Ko Un

Ko Un Poems

Now I am gazing
at the snow path that covers up what has passed.
After wandering through the whole winter,
I am gazing at this foreign territory.

There are stories.
There are people telling stories
and people listening to them.

What a relief
you cannot live everywhere all at once.
Today, here in Diamond Cave,
there's no longer any reason to live.

Spring. Everything's liberated.
The news of flowers
eases the poverty of this world.
Throughout this fractured country

Transformed into arrows
let's all soar together, body and soul!
Piercing the air
let's go soaring, body and soul!

A slower pace, a somewhat slower pace will do.
Of a sudden, should it start to rain,
let yourself get soaked.
An old friend, the rain.

We put up a tent for the night
between Shigatse and Latse.
As soon as the tent was up
a storm broke.

Never beg the wind for mercy.
Tall wild lilies and such
scented white lilies and such

I've never been an individual entity.
Sixty trillion cells!
I'm a living collectivity.

For thirty-three years as a poet
I merrily defined what beauty was.
Each time, without hesitation
I would declare: beauty is like this, or:

What will we do if May passes by forgotten?
What will we do if May passes by forgotten?
One midnight in May martial law descended upon us.
We were beaten up like dogs and dragged in.

I'm utterly helpless.
I'll just have to swallow my spit
and adversity, too.
But look!

Recollection is short, fantasy long!
A place where I'd never been born,
must never be born—
the Himalayas.

All day long I've been hidden, enmeshed, locked in
the shadow of the holy mountain,
my body covered with shame.
I'd hoped there would be a dog

Here's an old-fashioned poem of the kind written before 1950,
usually entitled "Untitled."
One day I took a pebble from

This is the loneliest spot in the country on New Year's Day.
I've spent the whole long winter here,
devoid of everything.

Angulimala was a devil of a cutthroat.
That fellow
sliced off the fingers of the people he killed
and wore them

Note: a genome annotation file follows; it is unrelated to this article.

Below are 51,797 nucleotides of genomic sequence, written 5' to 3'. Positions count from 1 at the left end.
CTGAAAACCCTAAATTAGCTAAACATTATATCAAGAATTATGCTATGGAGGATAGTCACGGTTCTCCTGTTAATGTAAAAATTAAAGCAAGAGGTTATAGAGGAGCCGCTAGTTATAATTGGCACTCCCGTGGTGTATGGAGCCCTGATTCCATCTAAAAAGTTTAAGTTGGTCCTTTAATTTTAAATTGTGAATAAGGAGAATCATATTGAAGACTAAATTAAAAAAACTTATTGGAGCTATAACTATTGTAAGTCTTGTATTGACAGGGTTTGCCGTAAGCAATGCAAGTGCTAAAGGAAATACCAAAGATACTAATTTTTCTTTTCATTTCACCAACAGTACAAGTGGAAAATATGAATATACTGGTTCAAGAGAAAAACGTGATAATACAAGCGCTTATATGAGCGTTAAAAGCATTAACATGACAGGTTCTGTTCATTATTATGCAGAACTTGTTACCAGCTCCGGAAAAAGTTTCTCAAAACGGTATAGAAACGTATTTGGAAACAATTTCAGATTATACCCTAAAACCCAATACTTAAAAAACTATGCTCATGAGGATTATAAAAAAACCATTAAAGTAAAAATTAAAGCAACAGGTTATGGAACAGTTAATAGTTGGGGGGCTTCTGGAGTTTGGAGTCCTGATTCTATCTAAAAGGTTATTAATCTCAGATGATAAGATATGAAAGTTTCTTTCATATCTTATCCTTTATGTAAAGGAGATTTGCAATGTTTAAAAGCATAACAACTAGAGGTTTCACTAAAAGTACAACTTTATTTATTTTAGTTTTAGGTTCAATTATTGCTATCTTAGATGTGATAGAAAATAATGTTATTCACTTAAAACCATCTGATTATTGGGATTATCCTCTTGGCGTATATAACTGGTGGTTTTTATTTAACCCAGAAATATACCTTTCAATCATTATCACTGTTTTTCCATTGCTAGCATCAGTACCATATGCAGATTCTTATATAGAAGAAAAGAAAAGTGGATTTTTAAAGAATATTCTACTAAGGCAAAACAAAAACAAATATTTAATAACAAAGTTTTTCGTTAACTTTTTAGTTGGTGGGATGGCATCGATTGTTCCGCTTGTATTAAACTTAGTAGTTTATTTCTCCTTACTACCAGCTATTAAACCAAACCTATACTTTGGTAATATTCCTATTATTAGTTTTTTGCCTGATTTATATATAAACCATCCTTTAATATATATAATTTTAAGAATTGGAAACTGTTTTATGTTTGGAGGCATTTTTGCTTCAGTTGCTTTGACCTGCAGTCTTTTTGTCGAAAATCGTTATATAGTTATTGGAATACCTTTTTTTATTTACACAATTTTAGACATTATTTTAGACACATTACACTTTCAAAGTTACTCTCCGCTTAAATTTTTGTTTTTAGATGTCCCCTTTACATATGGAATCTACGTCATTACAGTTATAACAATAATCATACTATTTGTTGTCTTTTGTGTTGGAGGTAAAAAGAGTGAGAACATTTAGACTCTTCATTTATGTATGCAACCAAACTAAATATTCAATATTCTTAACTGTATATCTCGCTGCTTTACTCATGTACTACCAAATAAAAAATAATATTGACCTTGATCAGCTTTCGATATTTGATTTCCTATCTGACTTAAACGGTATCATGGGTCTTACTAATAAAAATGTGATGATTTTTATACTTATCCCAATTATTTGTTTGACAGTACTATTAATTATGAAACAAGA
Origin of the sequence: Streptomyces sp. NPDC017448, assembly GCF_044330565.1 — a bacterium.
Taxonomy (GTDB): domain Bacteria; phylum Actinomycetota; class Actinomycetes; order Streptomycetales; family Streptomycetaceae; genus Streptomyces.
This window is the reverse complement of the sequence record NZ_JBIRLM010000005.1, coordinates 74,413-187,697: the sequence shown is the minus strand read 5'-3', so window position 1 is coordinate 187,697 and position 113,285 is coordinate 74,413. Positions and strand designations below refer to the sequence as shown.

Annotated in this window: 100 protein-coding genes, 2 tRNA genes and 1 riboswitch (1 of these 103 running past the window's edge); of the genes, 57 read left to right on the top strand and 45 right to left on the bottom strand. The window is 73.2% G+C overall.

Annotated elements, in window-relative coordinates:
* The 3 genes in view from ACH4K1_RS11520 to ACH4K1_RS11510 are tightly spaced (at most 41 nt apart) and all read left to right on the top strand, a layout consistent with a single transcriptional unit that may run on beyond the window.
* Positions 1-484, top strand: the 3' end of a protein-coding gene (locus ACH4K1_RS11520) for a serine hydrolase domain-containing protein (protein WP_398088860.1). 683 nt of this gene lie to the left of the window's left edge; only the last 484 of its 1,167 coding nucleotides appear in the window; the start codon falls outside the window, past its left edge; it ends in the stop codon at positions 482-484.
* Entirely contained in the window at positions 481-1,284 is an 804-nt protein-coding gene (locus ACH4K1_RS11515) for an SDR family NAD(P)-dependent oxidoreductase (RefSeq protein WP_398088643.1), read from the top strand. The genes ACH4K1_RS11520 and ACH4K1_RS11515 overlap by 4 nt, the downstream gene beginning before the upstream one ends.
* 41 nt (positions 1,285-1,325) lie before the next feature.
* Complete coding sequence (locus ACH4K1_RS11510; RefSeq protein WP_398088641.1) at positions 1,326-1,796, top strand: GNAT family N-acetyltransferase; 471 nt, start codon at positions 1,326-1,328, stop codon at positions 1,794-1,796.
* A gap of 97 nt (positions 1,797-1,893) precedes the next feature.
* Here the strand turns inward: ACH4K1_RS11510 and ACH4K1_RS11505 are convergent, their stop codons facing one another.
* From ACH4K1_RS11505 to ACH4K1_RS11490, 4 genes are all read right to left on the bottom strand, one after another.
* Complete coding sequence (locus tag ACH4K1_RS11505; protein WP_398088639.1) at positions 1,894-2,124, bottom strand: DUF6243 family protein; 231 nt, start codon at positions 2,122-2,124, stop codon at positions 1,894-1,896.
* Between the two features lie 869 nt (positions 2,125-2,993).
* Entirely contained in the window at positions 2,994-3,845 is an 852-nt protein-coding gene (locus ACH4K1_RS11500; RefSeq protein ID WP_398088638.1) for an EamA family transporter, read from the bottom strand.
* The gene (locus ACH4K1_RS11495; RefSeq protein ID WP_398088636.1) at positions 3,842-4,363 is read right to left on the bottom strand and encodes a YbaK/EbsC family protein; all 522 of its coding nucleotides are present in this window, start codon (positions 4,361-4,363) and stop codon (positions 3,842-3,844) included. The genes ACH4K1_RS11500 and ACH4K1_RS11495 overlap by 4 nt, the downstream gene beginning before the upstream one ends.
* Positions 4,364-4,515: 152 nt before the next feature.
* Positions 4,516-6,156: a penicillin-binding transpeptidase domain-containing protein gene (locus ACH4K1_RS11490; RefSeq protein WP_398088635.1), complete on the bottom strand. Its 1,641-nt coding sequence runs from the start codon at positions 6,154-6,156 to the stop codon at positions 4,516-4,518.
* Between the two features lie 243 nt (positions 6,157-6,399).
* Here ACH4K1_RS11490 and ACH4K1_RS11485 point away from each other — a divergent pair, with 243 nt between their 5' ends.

He himself lamented that his death came late.
But his death did come
when he had to die.
Three years after the Gwangju Uprising

Ch'oi Hong-kwan, our maternal grandfather,
was so tall his high hat would reach the eaves,
scraping the sparrows' nests under the roof.
He was always laughing.

What is our country's deepest point? Indangsu.
Where are our country's deepest thoughts found?
Not in Toegye, the noted scholar,
but in the firm resolve of one destitute girl

Ko Un Biography

Ko Un (born on 1 August or 11 April 1933) is a South Korean poet whose works have been translated and published in more than 15 countries. He had been imprisoned many times due to his role in the campaign for Korean democracy. Ko is routinely mentioned in Korea as one of the front runners for the Nobel Prize in Literature, and Korean reporters have camped outside his house ahead of the annual recipient announcement. Ko was born Ko Untae in Gunsan, North Jeolla Province in 1933. He was at Gunsan Middle School when war broke out. The Korean War emotionally and physically traumatized Ko and caused the death of many of his relatives and friends. Ko's hearing suffered from acid that he poured into his ears during an acute crisis in this time and it was further harmed by a police beating in 1979. In 1952, before the war had ended, Ko became a Buddhist monk. After a decade of monastic life, he chose to return to the active, secular world in 1962 to become a devoted poet. From 1963 to 1966 he lived on Jejudo, where he set up a charity school, and then moved back to Seoul. His life was not calm in the outer world, and he wound up attempting suicide (a second time) in 1970. Around the time the South Korean government attempted to curb democracy by putting forward the Yusin Constitution in late 1972, Ko became very active in the democracy movement and led efforts to improve the political situation in South Korea, while still writing prolifically and being sent to prison four times (1974, 1979, 1980 and 1989). In May 1980, during the coup d'etat led by Chun Doo-hwan, Ko was accused of treason and sentenced to 20 years' imprisonment. He was released in August 1982 as part of a general pardon. After his release, his life became calmer; however, he startled his large following by revising many of his previously published poems. Ko married Sang-Wha Lee on May 5, 1983, and moved to Anseong, Gyeonggi-do, where he still lives. He resumed writing and began to travel, his many visits providing fabric for the tapestry of his poems. Since 2007, he is a visiting scholar in Seoul National University, and teaches poetry and literature. As of 2011, Ko was awarded with a certificate proclaiming him an 'Honorary Islander' from Jeju-do.)

The Best Poem Of Ko Un

The Snow Path

Now I am gazing
at the snow path that covers up what has passed.
After wandering through the whole winter,
I am gazing at this foreign territory.
The scene of snow
falls in my heart for the first time.
The world is at the edge of meditation,
a world covered with exuberant peace
no country that I have traveled has ever seen.
I am gazing at the invisible movements of all things.
What is the sky where the snow is falling?
Listening closely, through the falling snow,
I hear the grand earth's confession.
I can hear for the first time.
My heart is the snow path outside,
and darkness within.
After wandering though this world of winter,
I have come now to guard the great quiet,
and, in front of the piling snow,
my heart is darkness.

Ko Un Comments

Rahman Henry 03 September 2015

Ko Un is such a poet who deserves Nobel Prize in Literature, as sooner as better.

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